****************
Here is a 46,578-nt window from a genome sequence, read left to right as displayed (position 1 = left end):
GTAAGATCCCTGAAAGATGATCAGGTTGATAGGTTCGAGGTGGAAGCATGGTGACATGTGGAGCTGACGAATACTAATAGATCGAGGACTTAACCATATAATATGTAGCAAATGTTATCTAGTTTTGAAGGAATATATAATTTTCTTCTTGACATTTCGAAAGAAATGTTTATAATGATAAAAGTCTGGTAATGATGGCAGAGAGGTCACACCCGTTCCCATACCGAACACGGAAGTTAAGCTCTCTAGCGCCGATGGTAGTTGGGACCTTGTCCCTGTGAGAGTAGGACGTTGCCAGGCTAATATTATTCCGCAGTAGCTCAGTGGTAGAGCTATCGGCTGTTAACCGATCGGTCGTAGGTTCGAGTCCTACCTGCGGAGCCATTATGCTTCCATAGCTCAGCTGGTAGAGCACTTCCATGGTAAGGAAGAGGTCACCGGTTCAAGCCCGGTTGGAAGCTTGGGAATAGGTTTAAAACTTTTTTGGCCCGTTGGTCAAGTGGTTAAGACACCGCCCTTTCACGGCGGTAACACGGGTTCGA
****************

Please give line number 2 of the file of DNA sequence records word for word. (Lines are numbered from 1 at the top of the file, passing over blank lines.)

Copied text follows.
GTAAGATCCCTGAAAGATGATCAGGTTGATAGGTTCGAGGTGGAAGCATGGTGACATGTGGAGCTGACGAATACTAATAGATCGAGGACTTAACCATATAATATGTAGCAAATGTTATCTAGTTTTGAAGGAATATATAATTTTCTTCTTGACATTTCGAAAGAAATGTTTATAATGATAAAAGTCTGGTAATGATGGCAGAGAGGTCACACCCGTTCCCATACCGAACACGGAAGTTAAGCTCTCTAGCGCCGATGGTAGTTGGGACCTTGTCCCTGTGAGAGTAGGACGTTGCCAGGCTAATATTATTCCGCAGTAGCTCAGTGGTAGAGCTATCGGCTGTTAACCGATCGGTCGTAGGTTCGAGTCCTACCTGCGGAGCCATTATGCTTCCATAGCTCAGCTGGTAGAGCACTTCCATGGTAAGGAAGAGGTCACCGGTTCAAGCCCGGTTGGAAGCTTGGGAATAGGTTTAAAACTTTTTTGGCCCGTTGGTCAAGTGGTTAAGACACCGCCCTTTCACGGCGGTAACACGGGTTCGA